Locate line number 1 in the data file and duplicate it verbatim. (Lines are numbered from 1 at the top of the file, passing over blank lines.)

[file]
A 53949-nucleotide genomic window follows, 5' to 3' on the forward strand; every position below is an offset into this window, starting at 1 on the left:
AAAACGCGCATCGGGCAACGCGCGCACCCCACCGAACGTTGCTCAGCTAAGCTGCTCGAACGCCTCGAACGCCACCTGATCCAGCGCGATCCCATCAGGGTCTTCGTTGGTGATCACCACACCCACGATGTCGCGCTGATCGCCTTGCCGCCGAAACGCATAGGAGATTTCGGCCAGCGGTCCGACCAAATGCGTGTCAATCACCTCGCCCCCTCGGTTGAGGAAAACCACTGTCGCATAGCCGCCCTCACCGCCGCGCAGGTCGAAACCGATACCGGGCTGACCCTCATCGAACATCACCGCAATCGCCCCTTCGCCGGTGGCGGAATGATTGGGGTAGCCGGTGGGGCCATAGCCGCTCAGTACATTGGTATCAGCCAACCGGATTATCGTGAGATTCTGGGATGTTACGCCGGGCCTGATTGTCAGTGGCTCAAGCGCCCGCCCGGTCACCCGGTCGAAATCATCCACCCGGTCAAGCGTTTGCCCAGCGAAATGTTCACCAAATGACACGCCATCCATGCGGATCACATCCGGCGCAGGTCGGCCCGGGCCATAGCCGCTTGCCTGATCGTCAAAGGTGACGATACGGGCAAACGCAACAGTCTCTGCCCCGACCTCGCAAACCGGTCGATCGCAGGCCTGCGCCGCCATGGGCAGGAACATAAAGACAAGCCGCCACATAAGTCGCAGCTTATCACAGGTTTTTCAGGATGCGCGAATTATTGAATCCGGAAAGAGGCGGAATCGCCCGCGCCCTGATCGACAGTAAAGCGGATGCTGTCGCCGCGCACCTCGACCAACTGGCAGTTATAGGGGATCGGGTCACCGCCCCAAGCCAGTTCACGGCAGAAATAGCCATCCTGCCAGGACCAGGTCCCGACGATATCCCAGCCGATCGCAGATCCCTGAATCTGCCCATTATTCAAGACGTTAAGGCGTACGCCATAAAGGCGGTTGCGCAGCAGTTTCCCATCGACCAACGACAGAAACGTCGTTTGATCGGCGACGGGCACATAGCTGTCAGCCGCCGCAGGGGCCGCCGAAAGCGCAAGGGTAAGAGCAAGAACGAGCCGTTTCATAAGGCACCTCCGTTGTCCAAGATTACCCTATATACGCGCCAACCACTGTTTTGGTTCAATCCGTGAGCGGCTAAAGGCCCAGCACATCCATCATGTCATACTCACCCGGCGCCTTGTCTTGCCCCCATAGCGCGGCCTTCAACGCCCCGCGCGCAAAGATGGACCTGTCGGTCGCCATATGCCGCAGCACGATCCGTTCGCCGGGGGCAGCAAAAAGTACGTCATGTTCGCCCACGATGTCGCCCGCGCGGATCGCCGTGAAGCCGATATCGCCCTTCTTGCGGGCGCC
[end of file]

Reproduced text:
A 53949-nucleotide genomic window follows, 5' to 3' on the forward strand; every position below is an offset into this window, starting at 1 on the left: